The department of education is pushing these databases that are cross departmental. You see if on any of these links I’ve put to these pro-sites. They are hiding it in plain sight!  These could expand each kid’s academic records into a comprehensive personal record, including “health-care history, disciplinary record, family income range, family voting status, and religious affiliation,”according to a 2012 Pioneer Institute report and the National Center for Educational Statistics. Under agreements every state signed to get 2009 stimulus funds, they must share students’ academic data with the federal government. (Summarized by Truth in American Education)

Workforce pipeline

They see us, our kids and our schools as a workforce pipeline. Those who brought us P-16, now bring us P-20 and now griping that we aren’t tracking preschool to how they do on the job.

Oh, and let’s not forget that when I signed my child up for kindergarten they asked if he was born vaginally or by cesarean.

So, birth to workforce all in one damn file.

Where are we living? And have they started asking for pre-natal data and then maybe, to ensure that the likelihood that a future being (can’t call them a child I guess) would be workforce ready, you first need clearance to procreate? Oh my. I’m not  grasping straws. They have a “cradle to career” site that they PROMOTE. They want it all in one file, so who is to say that it won’t go to pre-conception since it already asks mode of birth?!

Abolish the US DOE?

Now, many people don’t realize that The Department of Education isn’t based on our fore-fathers and really, is a bit unnecessary, unless, of course you see the above ideas as necessary. The US Department of Education has only been around since 1979. Has American become greater or more competitive since then?

Rand Paul proposes abolishing the Department of Education and on this, I stand with Rand. I think we need this type of drastic change before we really lose control over our lives and our future.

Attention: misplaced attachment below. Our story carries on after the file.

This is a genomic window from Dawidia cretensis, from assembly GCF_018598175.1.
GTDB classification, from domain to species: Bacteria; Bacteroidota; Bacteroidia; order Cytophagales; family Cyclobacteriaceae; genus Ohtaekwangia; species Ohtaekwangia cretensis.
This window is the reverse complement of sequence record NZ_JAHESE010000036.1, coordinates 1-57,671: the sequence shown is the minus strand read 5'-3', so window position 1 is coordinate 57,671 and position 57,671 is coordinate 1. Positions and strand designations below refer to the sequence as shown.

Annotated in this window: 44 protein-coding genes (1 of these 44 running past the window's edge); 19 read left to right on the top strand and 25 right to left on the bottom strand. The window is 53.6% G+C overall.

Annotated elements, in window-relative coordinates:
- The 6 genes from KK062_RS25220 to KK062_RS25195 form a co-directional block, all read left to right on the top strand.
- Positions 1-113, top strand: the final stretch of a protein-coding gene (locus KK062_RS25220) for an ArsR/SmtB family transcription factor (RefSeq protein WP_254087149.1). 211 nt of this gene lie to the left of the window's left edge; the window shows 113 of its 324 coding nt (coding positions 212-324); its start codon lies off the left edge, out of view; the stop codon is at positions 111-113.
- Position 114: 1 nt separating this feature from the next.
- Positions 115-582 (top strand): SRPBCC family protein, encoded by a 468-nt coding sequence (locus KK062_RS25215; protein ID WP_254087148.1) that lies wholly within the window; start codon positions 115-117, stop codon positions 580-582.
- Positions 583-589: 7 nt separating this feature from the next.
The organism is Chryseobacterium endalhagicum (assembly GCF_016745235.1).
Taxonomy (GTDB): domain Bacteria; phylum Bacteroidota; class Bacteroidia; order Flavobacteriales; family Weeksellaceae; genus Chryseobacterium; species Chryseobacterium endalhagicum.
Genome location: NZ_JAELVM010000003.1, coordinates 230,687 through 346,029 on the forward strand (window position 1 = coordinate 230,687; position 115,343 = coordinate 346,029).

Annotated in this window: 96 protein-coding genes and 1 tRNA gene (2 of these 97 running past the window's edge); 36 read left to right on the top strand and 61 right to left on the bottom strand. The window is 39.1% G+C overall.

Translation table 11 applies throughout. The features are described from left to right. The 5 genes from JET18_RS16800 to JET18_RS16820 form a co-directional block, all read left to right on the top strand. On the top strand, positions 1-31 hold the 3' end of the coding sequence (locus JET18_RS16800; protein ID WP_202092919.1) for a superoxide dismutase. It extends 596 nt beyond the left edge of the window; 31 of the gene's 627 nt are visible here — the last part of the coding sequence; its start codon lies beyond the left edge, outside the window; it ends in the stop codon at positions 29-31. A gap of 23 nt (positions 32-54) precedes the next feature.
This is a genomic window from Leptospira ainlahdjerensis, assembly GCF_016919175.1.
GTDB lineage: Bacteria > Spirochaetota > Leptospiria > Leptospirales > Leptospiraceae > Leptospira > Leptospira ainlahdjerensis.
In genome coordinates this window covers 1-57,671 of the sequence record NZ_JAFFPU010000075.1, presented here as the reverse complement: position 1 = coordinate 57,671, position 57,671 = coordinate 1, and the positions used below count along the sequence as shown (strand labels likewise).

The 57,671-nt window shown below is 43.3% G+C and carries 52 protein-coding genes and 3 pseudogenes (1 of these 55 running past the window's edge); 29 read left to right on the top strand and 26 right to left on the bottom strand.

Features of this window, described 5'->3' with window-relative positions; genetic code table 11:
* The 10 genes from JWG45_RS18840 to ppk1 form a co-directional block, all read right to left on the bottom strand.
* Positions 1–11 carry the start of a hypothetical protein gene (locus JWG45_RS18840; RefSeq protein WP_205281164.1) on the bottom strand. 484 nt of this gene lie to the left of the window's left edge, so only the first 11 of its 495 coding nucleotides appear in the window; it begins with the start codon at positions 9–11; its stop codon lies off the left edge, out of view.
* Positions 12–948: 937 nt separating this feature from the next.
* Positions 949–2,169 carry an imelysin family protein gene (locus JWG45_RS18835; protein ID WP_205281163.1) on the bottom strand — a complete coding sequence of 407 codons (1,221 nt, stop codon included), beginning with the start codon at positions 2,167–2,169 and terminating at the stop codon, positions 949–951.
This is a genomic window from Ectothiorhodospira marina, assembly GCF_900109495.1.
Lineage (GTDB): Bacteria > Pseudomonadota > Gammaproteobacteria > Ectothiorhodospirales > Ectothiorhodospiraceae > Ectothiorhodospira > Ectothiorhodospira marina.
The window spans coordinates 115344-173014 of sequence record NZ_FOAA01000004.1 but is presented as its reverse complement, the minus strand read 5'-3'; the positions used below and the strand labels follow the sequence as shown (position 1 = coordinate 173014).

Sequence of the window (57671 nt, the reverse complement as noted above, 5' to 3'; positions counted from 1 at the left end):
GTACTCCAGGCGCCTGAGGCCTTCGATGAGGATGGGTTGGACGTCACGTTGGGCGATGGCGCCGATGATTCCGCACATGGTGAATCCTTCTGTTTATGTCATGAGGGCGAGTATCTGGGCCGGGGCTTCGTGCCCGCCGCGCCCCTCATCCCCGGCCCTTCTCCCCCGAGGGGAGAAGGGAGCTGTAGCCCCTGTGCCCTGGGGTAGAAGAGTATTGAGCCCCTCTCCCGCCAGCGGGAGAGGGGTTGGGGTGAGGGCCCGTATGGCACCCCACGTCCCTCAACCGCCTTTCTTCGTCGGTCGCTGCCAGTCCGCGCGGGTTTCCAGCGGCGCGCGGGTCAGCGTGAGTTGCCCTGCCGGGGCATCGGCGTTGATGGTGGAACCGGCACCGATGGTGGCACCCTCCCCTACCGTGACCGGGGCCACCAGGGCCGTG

What are your thoughts on this system? Should the government and private companies have access to a file on your child? Should their mode of birth and whether or not they sniffed glue as a second grader or if their parents didn’t have a religious affiliation follow them into the workforce?

If you liked this, please see my related articles below.

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13 comments

    1. I was hoping you would comment. Im just wondering how aggregated data helps a teacher teach that child better. So much money is being dumped into Pearson and the testing companies, as well as the data companies… But then the teachers are to blame for any thing that doesn’t work out?

       
  1. You definitely don’t need to go to have a degree to succeed. My mom only finished high school, but she has a successful business. My brother only went to college for a couple of years and decided he’d rather work. He has a good career and he’s even able to send her daughter to law school. My sister finished a course in advertising, but she is now working in a hospital lab and really earning well.

     
  2. The state of education in this country makes me kind of glad I never had children. No, I do not agree with any data collection by the government that is ultimately given to big business or vice versa. In my opinion there are far too many rules and regulations which seem to be in place –well–either for no apparent reason or to possibly keep the public in the dark or denial.

     
  3. My kids are older now and didn’t have tracking or common core in the schooling. We intentionally chose our school district because we liked the flexibility and belief that every child can learn in a mixed group environment…

     
  4. Really good comprehensive article putting it all together. Don’t forget that the annual and mini tests (Maps,Compass) throughout the year also serve as teacher evaluators. Our children are little bosses and they are being put to work practicing and taking these tests so they can evaluate teachers. My children’s only job should be to learn , not spend their previous time on meaningless evaluator tests that don’t help them.

    Plus, this career pathway model they are implementing assesses personality traits which are stored as well.

    To opt out of all this data collection is something a Mom should start for a class action lawsuit against the government . The RTTT data collection requirement didn’t have parental consent of a minor.

     
    1. The kids are spending too many hours a year on these big tests. One a year …ah maybe. But they do the unit tests.

      Back in 1998 our class was a guinea pig class to get so called state endorsed diplomas. Well it was a major flop. How can teachers teach with new tests and evaluation of progress like this?